Fabio Capello struggling with lack of depth
20 August ~ A team of pensioners who are past it, a team of millionaires who don't care about their country, a team riddled with strife up against a more organised and physical team – the reasons Russian fans have given for their 1-0 loss to Northern Ireland at Windsor Park in a World Cup qualifier last week are numerous. But most agree that this was one of the most disappointing results in Russia's post-Soviet history, and that qualification for the World Cup now hangs in the balance – they are second in Group F, one point ahead of Israel and two behind Portugal.
In the post-match interviews neither manager Fabio Capello nor his players wanted to single out any individual player, saying it was a poor team performance against a better side. Certainly they looked pedestrian and, as is often the case with Russian national teams, they were outmuscled by their opponents.
Fans were more forthcoming in when attributing blame: captain Igor Denisov – currently at the centre of the problems that will see Anzhi Makhachkala sell most of their best players – bore the brunt for his failure to give post-interviews as much as anything else, along with forward Aleksandr Kerzhakov. The keenness of Russia managers to keep selecting Kerzhakov, despite his poor international goal-scoring record, is perhaps down to how hard he works for the team, but on Tuesday he once again looked like a good club forward rather than an international player.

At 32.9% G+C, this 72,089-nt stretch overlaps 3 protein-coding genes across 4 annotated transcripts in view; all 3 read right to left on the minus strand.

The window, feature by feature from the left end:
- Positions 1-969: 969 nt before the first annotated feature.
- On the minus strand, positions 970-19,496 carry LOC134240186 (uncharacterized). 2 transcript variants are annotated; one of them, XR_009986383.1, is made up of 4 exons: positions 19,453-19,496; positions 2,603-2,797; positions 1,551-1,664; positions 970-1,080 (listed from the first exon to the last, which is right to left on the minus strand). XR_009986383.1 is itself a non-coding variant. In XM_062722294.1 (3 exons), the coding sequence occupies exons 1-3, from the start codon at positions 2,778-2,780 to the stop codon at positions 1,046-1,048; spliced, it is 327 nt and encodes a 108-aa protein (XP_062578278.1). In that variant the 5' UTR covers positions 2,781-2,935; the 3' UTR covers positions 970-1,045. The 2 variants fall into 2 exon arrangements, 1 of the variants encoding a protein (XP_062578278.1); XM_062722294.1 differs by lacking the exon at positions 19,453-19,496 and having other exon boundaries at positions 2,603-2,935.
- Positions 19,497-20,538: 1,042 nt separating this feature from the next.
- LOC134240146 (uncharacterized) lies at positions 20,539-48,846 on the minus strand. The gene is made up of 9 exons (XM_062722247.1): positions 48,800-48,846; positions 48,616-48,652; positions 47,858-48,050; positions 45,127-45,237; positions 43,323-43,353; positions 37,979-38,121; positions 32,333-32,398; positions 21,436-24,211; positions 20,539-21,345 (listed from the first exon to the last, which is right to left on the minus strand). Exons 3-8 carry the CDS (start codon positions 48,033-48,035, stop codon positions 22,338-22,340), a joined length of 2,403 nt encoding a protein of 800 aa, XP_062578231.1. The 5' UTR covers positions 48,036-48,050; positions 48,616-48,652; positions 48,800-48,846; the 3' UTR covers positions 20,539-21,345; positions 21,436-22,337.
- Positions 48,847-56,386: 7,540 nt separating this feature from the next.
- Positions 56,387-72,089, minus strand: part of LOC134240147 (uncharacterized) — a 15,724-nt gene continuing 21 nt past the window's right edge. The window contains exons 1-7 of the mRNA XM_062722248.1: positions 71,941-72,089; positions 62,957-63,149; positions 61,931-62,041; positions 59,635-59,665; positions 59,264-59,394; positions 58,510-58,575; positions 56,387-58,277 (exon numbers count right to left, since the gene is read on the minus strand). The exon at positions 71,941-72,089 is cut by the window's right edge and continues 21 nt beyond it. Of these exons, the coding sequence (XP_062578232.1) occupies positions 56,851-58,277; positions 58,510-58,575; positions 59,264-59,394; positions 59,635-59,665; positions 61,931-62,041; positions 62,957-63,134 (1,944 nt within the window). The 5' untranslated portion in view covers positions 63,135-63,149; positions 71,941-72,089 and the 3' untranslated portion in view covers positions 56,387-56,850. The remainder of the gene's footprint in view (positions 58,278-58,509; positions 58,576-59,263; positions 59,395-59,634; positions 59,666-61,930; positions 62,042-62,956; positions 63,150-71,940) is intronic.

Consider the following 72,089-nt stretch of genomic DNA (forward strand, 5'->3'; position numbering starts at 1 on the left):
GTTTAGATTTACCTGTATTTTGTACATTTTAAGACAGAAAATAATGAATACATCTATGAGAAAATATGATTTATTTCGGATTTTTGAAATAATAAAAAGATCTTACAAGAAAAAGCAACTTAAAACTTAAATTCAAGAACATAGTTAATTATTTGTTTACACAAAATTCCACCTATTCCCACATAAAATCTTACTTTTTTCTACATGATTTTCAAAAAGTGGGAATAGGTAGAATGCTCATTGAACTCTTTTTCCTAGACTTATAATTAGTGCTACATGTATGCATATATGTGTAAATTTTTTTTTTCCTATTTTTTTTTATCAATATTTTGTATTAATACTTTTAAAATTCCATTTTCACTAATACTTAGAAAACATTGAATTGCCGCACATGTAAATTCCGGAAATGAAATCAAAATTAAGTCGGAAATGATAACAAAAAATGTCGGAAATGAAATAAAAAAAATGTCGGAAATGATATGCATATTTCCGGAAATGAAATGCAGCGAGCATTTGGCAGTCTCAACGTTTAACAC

When asked about Kerzhakov's continued selection, Capello damned him with faint praise: "I can't create a new forward for you – I play who there is." The lack of depth is one of the biggest problems for the manager, as proved when Kerzhakov's half-time replacement, in-form Artyom Dzyuba, did little better. The midfield has a bit more depth, as does the goalkeeping position, but in defence there are few decent replacements for the older and slower legs Northern Ireland exploited.
More pressing than overhauling his team is the need for Capello to crack Russia's tendency to come off the rails when it really matters: losing to Slovenia in the World Cup 2010 play-offs despite looking comfortable in the first leg, to Greece at Euro 2012 despite starting the group so well, losing to Northern Ireland here despite having only dropped points to Portugal in the group previously.
Russia now need to win their last four games to qualify for the World Cup directly; if not, they will likely be in the play-offs. As an Englishman with a Russian family, my loyalties will be divided if they find themselves up against my home country. But whatever criticisms there may be of England, they are a team who seem hungrier and more ready for a physical battle than Russia. And – strange as it may sound to England followers – they are less likely to capitulate when the chips are down. Saul Pope